Next week the deadline for the first (and hopefully not last) edition of the International Workshop on Distributed Evolutionary Computation on Informal Environments
will arrive, and maybe we need a bit of explanation on what we consider informal
or unconventional. And we will do it by way of a negative definition. What is not
Well, mostly everything published in journal or conferences. Most algorithms take place in static, single node environments using a conventional procedural language by performing a sequence of steps; even parallel evolutionary computation mostly follows a conventional master-slave or island model, with each island performing a conventional (as above) evolutionary algorithm and advancing in lockstep, with all nodes being of exactly the same capabilities.
That is all good and well, and allows everybody to focus on the improvement of the algorithm such as it is
, if you have got a good gamer computer or server and a cluster to perform the experiments. This is what would be called conventional
However, it all looks very sixties; programming has changed incredibly and new languages, and even language paradigms, are being created every single day. Even old tried and true techniques such as databases, threads, map-reduce, AJAX, many techniques that are used everyday in applications haven't trickled down to changing the paradigm of evolutionary computation; these techniques are, besides, in cases much more biologically inspired than the single-thread, single-node that is the mainstream.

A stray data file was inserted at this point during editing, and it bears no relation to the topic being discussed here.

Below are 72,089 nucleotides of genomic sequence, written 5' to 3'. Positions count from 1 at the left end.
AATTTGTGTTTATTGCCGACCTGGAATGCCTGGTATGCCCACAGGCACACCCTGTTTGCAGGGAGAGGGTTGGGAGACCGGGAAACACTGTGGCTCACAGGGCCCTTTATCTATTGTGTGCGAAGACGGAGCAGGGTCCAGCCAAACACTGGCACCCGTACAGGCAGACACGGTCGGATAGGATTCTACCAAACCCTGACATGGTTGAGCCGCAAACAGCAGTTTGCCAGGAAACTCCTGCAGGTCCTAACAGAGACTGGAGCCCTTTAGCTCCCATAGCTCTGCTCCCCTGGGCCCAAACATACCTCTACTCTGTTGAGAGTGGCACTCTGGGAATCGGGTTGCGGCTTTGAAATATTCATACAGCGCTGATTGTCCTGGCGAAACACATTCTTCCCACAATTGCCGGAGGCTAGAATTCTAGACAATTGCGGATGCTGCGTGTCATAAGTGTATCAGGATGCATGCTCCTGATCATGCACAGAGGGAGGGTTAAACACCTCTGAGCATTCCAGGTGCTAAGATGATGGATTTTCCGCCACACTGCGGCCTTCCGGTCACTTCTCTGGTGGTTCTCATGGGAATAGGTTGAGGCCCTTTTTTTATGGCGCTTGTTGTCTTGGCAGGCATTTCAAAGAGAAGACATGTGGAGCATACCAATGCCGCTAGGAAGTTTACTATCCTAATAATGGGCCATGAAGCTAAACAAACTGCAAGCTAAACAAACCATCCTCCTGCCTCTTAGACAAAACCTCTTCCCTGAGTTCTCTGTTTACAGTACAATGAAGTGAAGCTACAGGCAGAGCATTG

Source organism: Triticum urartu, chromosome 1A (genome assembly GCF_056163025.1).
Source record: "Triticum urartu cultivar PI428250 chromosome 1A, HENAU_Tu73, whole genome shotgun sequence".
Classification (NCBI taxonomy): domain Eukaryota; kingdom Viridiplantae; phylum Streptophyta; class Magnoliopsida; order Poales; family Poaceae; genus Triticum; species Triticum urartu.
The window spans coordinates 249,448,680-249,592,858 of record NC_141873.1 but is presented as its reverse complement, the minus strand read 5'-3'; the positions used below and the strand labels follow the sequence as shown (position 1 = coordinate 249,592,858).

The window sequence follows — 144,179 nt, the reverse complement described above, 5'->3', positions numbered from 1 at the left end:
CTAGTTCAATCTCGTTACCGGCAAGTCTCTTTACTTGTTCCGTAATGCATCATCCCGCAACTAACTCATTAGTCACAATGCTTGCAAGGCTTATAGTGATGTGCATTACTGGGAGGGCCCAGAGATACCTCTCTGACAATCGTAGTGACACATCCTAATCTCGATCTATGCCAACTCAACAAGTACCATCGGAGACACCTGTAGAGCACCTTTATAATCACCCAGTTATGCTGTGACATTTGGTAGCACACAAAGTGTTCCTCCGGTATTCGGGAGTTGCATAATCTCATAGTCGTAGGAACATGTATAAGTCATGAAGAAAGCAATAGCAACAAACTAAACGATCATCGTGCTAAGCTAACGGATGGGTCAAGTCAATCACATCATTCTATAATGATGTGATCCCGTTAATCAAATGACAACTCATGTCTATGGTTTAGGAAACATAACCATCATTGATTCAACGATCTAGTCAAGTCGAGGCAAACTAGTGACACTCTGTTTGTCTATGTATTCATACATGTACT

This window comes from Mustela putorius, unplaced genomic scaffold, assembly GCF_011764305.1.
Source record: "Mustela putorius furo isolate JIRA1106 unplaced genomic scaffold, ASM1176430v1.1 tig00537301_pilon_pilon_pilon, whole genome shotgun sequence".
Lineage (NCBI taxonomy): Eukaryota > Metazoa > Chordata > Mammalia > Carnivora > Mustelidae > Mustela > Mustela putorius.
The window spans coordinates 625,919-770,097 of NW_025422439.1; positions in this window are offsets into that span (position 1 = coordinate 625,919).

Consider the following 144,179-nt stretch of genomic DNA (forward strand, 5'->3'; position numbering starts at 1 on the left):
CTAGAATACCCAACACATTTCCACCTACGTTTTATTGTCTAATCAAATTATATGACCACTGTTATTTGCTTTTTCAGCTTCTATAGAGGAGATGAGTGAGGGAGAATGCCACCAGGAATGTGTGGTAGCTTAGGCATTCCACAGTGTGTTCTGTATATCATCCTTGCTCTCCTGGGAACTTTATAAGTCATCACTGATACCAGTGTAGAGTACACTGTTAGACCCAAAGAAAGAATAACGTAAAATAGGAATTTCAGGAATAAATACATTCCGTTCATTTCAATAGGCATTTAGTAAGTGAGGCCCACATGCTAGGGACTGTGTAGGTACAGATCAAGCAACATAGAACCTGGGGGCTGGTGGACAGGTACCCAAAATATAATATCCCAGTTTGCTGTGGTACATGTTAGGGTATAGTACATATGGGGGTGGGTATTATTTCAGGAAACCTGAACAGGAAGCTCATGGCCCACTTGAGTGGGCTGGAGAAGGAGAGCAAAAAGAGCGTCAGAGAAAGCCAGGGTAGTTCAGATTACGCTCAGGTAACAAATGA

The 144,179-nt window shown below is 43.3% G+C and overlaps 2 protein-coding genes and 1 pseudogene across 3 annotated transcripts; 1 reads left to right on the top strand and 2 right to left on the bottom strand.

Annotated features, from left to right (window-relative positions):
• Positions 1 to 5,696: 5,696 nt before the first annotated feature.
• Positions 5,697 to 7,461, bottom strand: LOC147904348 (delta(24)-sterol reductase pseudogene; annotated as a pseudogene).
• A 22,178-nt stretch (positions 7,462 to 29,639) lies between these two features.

And all this is interesting for several reasons. First one, the scientific one: there is science in creating an evolutionary algorithm that goes with the grain of the implementation (hardware, language, operating system, everything). An evolutionary algorithm in Go (the language, not the game)
is different in many subtle ways from other languages, the same as it might be in Erlang or in D.
If you do that kind of thing, please consider sending a paper to IWDECIE
. It will be a small workshop, single day, tightly scheduled, and we'll be able to discuss the issues related to this kind of thing. And in New Orleans, together with the Congress on Evolutionary Computation